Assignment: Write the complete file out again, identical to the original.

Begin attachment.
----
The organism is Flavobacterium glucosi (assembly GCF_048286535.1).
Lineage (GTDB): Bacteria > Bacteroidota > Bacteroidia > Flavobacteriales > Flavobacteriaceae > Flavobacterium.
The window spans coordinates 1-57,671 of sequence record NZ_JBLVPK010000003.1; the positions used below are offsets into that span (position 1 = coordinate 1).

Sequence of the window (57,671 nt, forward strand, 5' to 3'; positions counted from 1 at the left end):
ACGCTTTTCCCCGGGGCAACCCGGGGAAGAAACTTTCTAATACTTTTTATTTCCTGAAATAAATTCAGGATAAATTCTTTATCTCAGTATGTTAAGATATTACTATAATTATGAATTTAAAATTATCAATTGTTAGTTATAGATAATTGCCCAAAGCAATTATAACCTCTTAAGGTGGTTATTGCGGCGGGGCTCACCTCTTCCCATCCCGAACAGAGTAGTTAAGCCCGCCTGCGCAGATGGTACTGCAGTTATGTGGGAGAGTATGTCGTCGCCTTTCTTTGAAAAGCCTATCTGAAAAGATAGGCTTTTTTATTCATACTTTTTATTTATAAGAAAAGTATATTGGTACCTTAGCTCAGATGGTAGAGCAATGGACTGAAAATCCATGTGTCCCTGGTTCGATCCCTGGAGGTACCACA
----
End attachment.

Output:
The organism is Flavobacterium glucosi (assembly GCF_048286535.1).
Lineage (GTDB): Bacteria > Bacteroidota > Bacteroidia > Flavobacteriales > Flavobacteriaceae > Flavobacterium.
The window spans coordinates 1-57,671 of sequence record NZ_JBLVPK010000003.1; the positions used below are offsets into that span (position 1 = coordinate 1).

Sequence of the window (57,671 nt, forward strand, 5' to 3'; positions counted from 1 at the left end):
ACGCTTTTCCCCGGGGCAACCCGGGGAAGAAACTTTCTAATACTTTTTATTTCCTGAAATAAATTCAGGATAAATTCTTTATCTCAGTATGTTAAGATATTACTATAATTATGAATTTAAAATTATCAATTGTTAGTTATAGATAATTGCCCAAAGCAATTATAACCTCTTAAGGTGGTTATTGCGGCGGGGCTCACCTCTTCCCATCCCGAACAGAGTAGTTAAGCCCGCCTGCGCAGATGGTACTGCAGTTATGTGGGAGAGTATGTCGTCGCCTTTCTTTGAAAAGCCTATCTGAAAAGATAGGCTTTTTTATTCATACTTTTTATTTATAAGAAAAGTATATTGGTACCTTAGCTCAGATGGTAGAGCAATGGACTGAAAATCCATGTGTCCCTGGTTCGATCCCTGGAGGTACCACA